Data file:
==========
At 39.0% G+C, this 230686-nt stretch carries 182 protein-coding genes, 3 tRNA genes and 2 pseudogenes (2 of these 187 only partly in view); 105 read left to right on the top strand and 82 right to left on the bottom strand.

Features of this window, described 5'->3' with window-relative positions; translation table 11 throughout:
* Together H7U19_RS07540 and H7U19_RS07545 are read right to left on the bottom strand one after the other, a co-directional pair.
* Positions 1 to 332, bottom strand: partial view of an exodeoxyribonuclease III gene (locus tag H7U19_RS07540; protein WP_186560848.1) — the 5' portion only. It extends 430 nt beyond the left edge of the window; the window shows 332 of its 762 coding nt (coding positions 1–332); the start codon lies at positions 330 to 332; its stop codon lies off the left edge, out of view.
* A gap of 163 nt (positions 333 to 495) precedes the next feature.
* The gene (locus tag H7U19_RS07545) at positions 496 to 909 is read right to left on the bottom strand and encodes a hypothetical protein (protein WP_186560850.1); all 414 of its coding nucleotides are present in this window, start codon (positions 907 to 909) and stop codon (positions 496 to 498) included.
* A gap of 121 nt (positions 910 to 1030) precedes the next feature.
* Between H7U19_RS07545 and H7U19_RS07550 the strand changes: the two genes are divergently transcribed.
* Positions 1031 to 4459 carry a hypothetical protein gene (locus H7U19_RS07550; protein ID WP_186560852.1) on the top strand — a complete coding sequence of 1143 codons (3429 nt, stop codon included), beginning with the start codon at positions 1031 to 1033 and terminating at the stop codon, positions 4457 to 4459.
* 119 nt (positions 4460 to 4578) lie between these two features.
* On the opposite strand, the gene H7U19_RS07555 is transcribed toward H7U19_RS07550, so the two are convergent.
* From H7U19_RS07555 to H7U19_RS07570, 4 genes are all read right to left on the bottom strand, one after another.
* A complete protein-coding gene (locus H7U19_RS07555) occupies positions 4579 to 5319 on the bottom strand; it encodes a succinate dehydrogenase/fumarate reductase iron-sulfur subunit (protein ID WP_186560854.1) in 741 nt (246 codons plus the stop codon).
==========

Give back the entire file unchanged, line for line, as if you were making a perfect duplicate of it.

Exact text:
At 39.0% G+C, this 230686-nt stretch carries 182 protein-coding genes, 3 tRNA genes and 2 pseudogenes (2 of these 187 only partly in view); 105 read left to right on the top strand and 82 right to left on the bottom strand.

Features of this window, described 5'->3' with window-relative positions; translation table 11 throughout:
* Together H7U19_RS07540 and H7U19_RS07545 are read right to left on the bottom strand one after the other, a co-directional pair.
* Positions 1 to 332, bottom strand: partial view of an exodeoxyribonuclease III gene (locus tag H7U19_RS07540; protein WP_186560848.1) — the 5' portion only. It extends 430 nt beyond the left edge of the window; the window shows 332 of its 762 coding nt (coding positions 1–332); the start codon lies at positions 330 to 332; its stop codon lies off the left edge, out of view.
* A gap of 163 nt (positions 333 to 495) precedes the next feature.
* The gene (locus tag H7U19_RS07545) at positions 496 to 909 is read right to left on the bottom strand and encodes a hypothetical protein (protein WP_186560850.1); all 414 of its coding nucleotides are present in this window, start codon (positions 907 to 909) and stop codon (positions 496 to 498) included.
* A gap of 121 nt (positions 910 to 1030) precedes the next feature.
* Between H7U19_RS07545 and H7U19_RS07550 the strand changes: the two genes are divergently transcribed.
* Positions 1031 to 4459 carry a hypothetical protein gene (locus H7U19_RS07550; protein ID WP_186560852.1) on the top strand — a complete coding sequence of 1143 codons (3429 nt, stop codon included), beginning with the start codon at positions 1031 to 1033 and terminating at the stop codon, positions 4457 to 4459.
* 119 nt (positions 4460 to 4578) lie between these two features.
* On the opposite strand, the gene H7U19_RS07555 is transcribed toward H7U19_RS07550, so the two are convergent.
* From H7U19_RS07555 to H7U19_RS07570, 4 genes are all read right to left on the bottom strand, one after another.
* A complete protein-coding gene (locus H7U19_RS07555) occupies positions 4579 to 5319 on the bottom strand; it encodes a succinate dehydrogenase/fumarate reductase iron-sulfur subunit (protein ID WP_186560854.1) in 741 nt (246 codons plus the stop codon).